Clay called the Republican plan "a complete betrayal of the greatest generation that will harm seniors, destroy American jobs and weaken the middle class. Under the guise of deficit reduction, the House Republican budget would end guaranteed Medicare benefits, gut Medicaid and create a fast track to assault Social Security."
Akin strongly backs Ryan's approach, saying it would slash the deficit without increasing taxes. "The fundamental disagreement in Washington is between those who continue to impose unbearable debt on future generations and those who want to restructure government and reduce spending," he said.
But Rep. Russ Carnahan, D-St. Louis, contends that the House Republicans' budget would "dismantle that American Dream for families I represent in Missouri." He said that the Ryan plan "would end Medicare and gut Medicaid in order to hand over taxpayer money to millionaires, big oil companies and corporations who are shipping American jobs overseas."
Carnahan urged both parties to work together "to find long-term solutions that don't damage job creation efforts or gut critical safety-net programs that Missouri seniors depend on."
Reflecting a similar view, Rep. Jerry Costello, D-Belleville, said Obama "laid out several important principles that are missing in the Republican budget proposal -- the most important being that as we work to reduce our deficit and debt, there must be shared sacrifice."
Costello contended that "the Republican plan to end Medicare while asking nothing from upper-income Americans, corporations and the defense budget is unacceptable. We can find budget savings across all departments of the government, but we must proceed thoughtfully, particularly with regard to programs for our seniors."
Blunt, in his statement, called on Obama to take more of a leadership role to "rein in Washington's out-of-control spending." The senator contended that "we're facing an historic crossroads in our nation's long-term financial health."
'Gang of Six' Tries to Find a Middle Way
Among the members of Congress trying to bridge the wide gap between Republicans and Democrats is Sen. Dick Durbin, D-Ill., a member of the White House's deficit commission who is now part of the "Gang of Six."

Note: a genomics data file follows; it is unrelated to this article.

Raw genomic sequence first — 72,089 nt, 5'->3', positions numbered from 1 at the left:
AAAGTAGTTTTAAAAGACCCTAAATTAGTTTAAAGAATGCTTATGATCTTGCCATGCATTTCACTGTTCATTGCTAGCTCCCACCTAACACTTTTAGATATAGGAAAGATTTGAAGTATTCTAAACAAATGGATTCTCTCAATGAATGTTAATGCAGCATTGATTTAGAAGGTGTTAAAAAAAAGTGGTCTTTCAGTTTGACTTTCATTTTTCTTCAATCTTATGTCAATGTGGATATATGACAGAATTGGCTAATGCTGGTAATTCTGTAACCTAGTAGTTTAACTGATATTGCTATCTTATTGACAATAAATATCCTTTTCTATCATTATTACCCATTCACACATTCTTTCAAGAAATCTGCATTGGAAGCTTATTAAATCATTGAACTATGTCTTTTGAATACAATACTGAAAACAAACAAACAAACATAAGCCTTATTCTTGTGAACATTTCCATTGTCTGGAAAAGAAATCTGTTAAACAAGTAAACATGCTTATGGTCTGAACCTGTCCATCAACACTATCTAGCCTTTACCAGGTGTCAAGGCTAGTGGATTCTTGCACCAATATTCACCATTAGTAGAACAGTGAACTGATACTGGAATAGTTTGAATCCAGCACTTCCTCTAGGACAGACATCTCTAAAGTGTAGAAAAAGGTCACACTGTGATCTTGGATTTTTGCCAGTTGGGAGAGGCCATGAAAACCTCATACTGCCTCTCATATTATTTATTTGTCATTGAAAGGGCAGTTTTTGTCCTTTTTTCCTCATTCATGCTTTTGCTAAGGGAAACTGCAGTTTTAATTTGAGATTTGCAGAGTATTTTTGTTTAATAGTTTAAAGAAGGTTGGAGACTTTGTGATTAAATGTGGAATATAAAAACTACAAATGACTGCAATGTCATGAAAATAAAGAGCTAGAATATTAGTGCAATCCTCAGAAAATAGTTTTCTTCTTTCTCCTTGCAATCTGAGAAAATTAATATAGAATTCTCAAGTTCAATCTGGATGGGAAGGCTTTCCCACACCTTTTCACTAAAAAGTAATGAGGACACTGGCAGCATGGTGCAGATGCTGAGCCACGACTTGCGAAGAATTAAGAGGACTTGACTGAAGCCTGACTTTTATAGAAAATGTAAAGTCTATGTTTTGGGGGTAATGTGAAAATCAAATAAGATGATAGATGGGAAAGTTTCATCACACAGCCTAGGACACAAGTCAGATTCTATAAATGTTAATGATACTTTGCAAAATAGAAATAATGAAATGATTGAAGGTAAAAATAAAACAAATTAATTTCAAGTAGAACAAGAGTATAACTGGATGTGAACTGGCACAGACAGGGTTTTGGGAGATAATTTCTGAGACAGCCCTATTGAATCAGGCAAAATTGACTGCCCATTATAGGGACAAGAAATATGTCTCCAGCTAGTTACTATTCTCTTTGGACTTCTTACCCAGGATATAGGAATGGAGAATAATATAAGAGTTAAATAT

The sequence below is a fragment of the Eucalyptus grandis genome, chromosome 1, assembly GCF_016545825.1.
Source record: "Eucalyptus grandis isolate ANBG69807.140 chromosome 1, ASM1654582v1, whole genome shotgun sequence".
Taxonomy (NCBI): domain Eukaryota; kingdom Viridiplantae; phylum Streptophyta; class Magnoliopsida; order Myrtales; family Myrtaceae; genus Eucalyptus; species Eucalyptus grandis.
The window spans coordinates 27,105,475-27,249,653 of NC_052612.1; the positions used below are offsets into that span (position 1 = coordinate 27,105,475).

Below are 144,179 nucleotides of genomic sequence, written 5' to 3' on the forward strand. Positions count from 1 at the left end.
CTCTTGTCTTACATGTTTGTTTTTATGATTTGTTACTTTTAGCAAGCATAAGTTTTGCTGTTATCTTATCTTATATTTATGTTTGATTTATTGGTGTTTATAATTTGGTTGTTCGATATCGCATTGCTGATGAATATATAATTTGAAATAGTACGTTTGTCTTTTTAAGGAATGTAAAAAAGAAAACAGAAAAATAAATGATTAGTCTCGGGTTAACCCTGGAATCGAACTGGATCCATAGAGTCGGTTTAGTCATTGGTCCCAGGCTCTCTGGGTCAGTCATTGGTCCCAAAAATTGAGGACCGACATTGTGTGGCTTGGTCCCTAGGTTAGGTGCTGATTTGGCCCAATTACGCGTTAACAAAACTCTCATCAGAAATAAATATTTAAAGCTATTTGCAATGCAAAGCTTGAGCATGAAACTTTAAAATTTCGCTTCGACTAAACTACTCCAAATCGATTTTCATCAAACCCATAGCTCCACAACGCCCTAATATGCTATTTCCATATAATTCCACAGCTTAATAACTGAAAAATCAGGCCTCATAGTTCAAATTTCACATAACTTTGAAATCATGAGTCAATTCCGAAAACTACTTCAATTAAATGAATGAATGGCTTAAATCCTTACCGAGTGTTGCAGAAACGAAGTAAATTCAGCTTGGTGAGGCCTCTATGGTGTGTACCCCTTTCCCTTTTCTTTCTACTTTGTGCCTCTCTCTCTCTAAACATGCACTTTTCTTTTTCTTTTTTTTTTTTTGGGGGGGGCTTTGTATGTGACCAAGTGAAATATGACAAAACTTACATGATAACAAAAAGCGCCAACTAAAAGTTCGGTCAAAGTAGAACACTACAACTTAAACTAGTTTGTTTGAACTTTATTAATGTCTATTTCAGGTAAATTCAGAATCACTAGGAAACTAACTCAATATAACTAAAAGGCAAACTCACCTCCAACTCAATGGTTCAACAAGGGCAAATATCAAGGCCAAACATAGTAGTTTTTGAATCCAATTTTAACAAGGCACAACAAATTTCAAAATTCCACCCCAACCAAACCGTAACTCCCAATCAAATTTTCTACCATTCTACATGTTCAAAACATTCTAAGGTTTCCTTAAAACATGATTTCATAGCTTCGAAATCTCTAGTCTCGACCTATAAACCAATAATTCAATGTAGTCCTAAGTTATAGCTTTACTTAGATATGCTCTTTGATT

That bipartisan group of six senators has been meeting for months to try to develop a long-term approach to tackle the deficit in a way that might stand a change of being approved by Congress.
Durbin believes Obama is committed to reaching an agreement. "Our bipartisan group of six senators continues to work for a comprehensive solution to our nation's debt," Durbin said in a statement, adding that Obama's speech "makes it clear that he is committed to the same goal."
Earlier this week, Durbin said the group's deficit-reduction plan "could be a game-changer" in the difficult budget debate that -- perhaps by offering a detailed proposal that falls somewhere between the House Republican and White House plans -- "might set the stage for some broad agreement."
The leaders of the fiscal-policy "gang," Sens. Mark Warner, D-Va., and Saxby Chambliss, R-Ga., outlined the need for a bipartisan agreement this week in Atlanta. Aside from Durbin, who is the Senate's second-ranking Democrat, the group's other members are Sens. Kent Conrad, D-N.D., Tom Coburn, R-Okla., and Mike Crapo, R-Idaho.
When it comes to Medicare, Democrats feel they have the public's support. A Gallup poll released Wednesday found that only 13 percent of the 1,004 adults surveyed this week backed a complete overhaul of Medicare; 18 percent would support major changes. A combined 61 percent said they would back only minor changes, or none at all.
While about 62 percent of those surveyed backed the six-month budget deal reached Friday night, only 45 percent said they would back "significant additional cuts" in domestic spending, while 47 percent would oppose further cuts. And 59 percent of respondents said they would support a tax increase for families with incomes of $250,000 or more; 37 percent said they would oppose such a tax hike.